I've been thinking a lot recently about my 'financial capability'. Not a phrase you tend to use in everyday conversation, or even a term that rolls off the tongue particularly well, but it's something I’ve been thinking about... mainly because of my lack of it. To the extent I took one of those highly scientific surveys on social media to determine my financial personality. Apparently, I’m a generous indulger. Hah!

Financial capability, (also known as financial literacy or financial education), focuses on the knowledge and skills required to make effective and informed money management decisions. And whilst pondering this it's caused me to think about how I seem to have got to adulthood without understanding how to properly handle my finances. And this question is something I’ve been asking friends and colleagues, with pretty much the same answer as mine. 

But though my financial education has been limited, there are a number of lessons that I can look back on that have helped shape my approach to, and my priorities, about money.

Tithing - ok this is going to be a bit controversial, this is the practise of giving a tenth of your income back to God. It is often dismissed as outdated or 'under the law', but for me it sets the priority for how I steward the salary I receive. I’m fascinated that the Bible has so much to say about money and how we handle it, and it kind of makes sense to me that if the Bible and my relationship with God is central to my life, then that should include my money as well. So, committing that 10% of my salary back to God via the church, is probably the first thing I do with my salary each month.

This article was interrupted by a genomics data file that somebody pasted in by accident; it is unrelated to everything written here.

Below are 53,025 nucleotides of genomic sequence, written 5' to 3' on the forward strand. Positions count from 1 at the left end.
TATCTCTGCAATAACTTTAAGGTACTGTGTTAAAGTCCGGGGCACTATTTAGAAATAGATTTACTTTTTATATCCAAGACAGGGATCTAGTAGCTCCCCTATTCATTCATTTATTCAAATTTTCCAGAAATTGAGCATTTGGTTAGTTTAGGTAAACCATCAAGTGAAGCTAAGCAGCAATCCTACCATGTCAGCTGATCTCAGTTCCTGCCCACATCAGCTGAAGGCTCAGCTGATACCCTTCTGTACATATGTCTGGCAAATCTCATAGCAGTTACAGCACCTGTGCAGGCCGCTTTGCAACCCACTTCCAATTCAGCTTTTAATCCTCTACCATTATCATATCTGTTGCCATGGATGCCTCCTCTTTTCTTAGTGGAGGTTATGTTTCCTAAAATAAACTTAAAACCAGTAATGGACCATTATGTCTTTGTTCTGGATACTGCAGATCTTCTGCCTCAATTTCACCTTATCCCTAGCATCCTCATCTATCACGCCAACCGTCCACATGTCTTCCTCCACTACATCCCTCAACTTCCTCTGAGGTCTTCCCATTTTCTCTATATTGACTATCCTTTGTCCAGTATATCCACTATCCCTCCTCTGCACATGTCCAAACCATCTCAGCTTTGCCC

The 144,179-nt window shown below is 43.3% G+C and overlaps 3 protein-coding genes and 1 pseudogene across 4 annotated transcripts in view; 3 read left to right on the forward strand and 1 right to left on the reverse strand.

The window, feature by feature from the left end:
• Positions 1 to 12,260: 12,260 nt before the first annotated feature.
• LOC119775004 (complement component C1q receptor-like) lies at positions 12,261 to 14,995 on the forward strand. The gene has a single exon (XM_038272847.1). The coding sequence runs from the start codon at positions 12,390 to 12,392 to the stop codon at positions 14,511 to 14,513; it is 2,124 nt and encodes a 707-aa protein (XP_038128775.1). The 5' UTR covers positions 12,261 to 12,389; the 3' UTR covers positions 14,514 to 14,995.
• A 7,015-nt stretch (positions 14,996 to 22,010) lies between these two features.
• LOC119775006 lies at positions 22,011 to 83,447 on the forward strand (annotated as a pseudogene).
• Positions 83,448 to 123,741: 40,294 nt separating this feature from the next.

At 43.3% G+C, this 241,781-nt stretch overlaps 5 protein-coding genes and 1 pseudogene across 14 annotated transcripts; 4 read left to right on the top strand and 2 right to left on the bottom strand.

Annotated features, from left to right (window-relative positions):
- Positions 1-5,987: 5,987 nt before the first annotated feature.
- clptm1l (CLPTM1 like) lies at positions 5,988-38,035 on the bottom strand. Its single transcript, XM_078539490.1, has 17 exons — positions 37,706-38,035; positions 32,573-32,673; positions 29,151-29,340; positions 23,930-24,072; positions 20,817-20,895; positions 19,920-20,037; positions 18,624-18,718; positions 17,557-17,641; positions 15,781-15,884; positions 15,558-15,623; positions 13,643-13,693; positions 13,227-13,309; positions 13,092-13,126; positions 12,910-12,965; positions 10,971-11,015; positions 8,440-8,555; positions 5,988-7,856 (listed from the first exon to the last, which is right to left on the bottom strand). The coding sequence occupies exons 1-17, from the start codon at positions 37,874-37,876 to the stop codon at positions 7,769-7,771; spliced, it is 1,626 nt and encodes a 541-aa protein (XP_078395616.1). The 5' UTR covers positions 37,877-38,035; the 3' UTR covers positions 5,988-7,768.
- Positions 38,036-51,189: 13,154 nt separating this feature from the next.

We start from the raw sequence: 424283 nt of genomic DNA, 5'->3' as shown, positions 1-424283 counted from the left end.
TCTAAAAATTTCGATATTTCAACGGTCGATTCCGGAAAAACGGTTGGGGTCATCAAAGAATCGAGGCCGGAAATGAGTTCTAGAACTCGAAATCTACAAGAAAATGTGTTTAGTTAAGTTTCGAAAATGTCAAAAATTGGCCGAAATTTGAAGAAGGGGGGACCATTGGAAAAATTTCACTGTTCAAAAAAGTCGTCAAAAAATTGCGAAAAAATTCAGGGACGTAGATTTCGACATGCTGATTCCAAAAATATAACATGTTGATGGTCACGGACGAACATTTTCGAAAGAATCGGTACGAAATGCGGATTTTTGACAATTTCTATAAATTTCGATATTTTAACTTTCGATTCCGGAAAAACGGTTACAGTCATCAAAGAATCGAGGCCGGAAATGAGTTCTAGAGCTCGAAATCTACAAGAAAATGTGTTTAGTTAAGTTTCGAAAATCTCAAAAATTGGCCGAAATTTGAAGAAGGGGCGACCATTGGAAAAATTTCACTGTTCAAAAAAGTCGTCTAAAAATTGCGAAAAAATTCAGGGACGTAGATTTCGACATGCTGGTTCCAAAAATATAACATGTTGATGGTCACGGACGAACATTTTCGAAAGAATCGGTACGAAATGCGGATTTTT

A second thing I’ve done is to try and learn from people who have good money habits. I'm grateful to those who have chided and cajoled me into making sure I have pensions and savings in place, which I’ve appreciated when the occasional financial crisis, that inevitably hits all of us, comes a-knocking.

But you know what? I also think it’s OK to give lots of money away. Let's face it I'm never going to be one of those people with a huge nest egg, and will probably be working well into my dotage, but I’m happy with that if it means I’ve been able to bring help, support, relief and frankly pleasure to people's lives along the way because of how I’ve used my resource. A Bible heroine of mine is the widow who gave her last two coins (Luke 21:1-4). And as a charity fundraiser for Church Urban Fund, maybe that's why I'm greatly moved when we receive gifts of a few coins taped to an envelope (of course we are extremely grateful for the large cheques as well!). Because just like that widow who gave everything she had into the offering bowl, these gifts have been given sacrificially, and that caught Jesus' attention, and ultimately that's the sort of financial personality I desire to have.